Case Studies

Adolescent girls take the leap


Growing up has acquired a different meaning and value for many adolescent girls across Gujarat who are involved in neem seed collection for the Neem project. The project has lent a sense of ambition, confidence and expanded their horizon on their future possibility. The project has also given them a grounding in the value of skill development, education and financial literacy.

Adolescent girls from different villages across the districts of Kutch, Gandhinagar, Patan, Bharuch and Banaskantha are getting involved in seed collection in increasing numbers. Most of these girls have studied only till standard VIII and this is their first foray into earning for a living. Social norms and family circumstances have forced a lot of these girls to drop out of the formal education system.

What started initially as an experiment and recreational activity has in the last two years matured into a fully-fledged economic activity wherein the girls earn a steady income for the two months which constitute neem seed collection season. Encouraged by the income that the activity generated in the first year of operation (2015-16), the girls now hire a small van to travel to other villages and their vicinities to collect more neem seeds, thereby earning more income.

Their stories are full of hope and ambition. Nitishaben mentions how she wants to continue with this project and is involving her friends in it too, because of the benefits. She sees the value in skilled labour and is very keen on taking the next leap towards getting trained in a particular skill because she sees the empowerment that it has brought to her.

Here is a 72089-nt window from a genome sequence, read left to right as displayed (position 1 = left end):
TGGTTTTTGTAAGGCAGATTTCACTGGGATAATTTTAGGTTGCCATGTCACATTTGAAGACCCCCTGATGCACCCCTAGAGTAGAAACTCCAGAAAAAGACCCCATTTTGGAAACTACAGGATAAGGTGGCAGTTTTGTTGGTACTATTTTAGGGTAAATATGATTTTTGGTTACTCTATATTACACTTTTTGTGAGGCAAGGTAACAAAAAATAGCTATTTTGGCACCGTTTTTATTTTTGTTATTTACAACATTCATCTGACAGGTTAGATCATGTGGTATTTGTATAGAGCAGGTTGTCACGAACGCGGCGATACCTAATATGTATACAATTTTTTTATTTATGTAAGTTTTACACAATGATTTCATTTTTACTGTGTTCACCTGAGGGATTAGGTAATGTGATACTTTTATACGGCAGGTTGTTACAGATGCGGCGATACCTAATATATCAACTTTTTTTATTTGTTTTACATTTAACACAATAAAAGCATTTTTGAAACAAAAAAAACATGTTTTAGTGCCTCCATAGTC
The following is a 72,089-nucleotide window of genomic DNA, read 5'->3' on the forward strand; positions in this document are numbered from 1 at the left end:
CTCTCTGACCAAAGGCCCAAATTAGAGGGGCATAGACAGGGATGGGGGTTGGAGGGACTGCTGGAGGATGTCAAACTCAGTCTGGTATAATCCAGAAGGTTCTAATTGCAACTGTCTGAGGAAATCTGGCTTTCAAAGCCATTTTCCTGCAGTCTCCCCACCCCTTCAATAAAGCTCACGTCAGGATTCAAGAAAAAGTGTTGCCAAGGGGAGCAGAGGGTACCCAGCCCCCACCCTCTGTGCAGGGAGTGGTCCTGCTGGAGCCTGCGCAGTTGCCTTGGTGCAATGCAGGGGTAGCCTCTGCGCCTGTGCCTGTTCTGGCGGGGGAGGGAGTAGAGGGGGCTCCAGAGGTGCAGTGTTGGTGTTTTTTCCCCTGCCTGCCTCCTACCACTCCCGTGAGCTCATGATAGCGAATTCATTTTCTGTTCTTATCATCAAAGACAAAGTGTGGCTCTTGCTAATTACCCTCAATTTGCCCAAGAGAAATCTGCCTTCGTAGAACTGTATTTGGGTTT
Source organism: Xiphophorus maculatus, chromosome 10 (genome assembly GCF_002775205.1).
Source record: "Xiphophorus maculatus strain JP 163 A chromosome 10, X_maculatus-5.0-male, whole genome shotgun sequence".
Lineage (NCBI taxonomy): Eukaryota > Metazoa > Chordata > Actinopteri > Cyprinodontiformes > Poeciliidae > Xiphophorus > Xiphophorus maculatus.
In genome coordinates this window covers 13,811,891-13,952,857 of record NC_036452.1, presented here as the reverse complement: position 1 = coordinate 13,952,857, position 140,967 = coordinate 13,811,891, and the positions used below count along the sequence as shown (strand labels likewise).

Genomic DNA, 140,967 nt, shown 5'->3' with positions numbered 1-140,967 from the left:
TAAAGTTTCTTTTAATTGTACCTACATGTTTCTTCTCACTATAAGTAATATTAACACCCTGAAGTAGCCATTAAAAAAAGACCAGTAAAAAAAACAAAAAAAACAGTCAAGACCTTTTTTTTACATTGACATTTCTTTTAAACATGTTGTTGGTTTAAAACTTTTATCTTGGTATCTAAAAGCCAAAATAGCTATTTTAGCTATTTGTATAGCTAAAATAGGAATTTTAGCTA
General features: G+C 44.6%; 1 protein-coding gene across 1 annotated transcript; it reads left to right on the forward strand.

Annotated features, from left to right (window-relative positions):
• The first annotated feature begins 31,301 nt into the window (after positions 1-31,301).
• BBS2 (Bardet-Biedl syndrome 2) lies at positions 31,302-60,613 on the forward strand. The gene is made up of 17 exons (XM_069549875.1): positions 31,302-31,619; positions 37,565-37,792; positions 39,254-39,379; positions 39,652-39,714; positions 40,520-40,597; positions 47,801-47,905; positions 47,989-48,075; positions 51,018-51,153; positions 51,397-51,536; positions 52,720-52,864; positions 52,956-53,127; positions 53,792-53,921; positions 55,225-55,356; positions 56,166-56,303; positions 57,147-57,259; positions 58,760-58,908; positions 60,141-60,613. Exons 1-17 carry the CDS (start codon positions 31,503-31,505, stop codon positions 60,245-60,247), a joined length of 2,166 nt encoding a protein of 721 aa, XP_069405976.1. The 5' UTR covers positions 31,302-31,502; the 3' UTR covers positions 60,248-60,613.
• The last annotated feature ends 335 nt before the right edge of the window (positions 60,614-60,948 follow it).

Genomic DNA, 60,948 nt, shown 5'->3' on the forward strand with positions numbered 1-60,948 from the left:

Many adolescent girls are saving money to pay for the education of their siblings so they do not have to drop out of school and indulging, some say for the first time, in personal luxuries of buying jewellery and accessories.

A story of empowerment


The path is narrow and clean, lined with lush Neem trees. There are bricks and sacks of cement stacked along the way. As we walk along, a beaming Kanchanben, a woman of around 35, points out towards the bricks and cement and tells us with an unmistakable sense of pride that she bought it this year to repair the walls of her house with the money she earned through Neem seed collection. There is a sense of confidence, and a sense of hope and optimism in her tone. Next year, she tells us, she plans to earn more through seed collection so she can pay for her daughter’s senior secondary education. She has already started discussions with neighbourhood women and GNFC officials on ways to optimise collection in 2017.

A UNDP impact assessment study conducted on the Neem Project, reports that women involved in the project have stated that they exert greater decisions making powers in household decisions and financial control over their own earnings and assets that they buy/repair. This has given rise to a sense of empowerment among the women.

Kanchanben earned about seven thousand rupees in May-June this year by collecting and selling neem seeds to GNFC as part of the Neem Project. “This is a dependable and conformable source of income. We all want to be more involved in this. The project is becoming increasingly popular. Last year, when this project was launched in the village only 50 women were involved. This year, because of the nature of work and the money it helps us earn, 200 women have joined by their own accord. Nearly all the womenfolk in our village are now part of this project,” she says.

Unlocking the untapped entrepreneurial spirits of women in rural Gujarat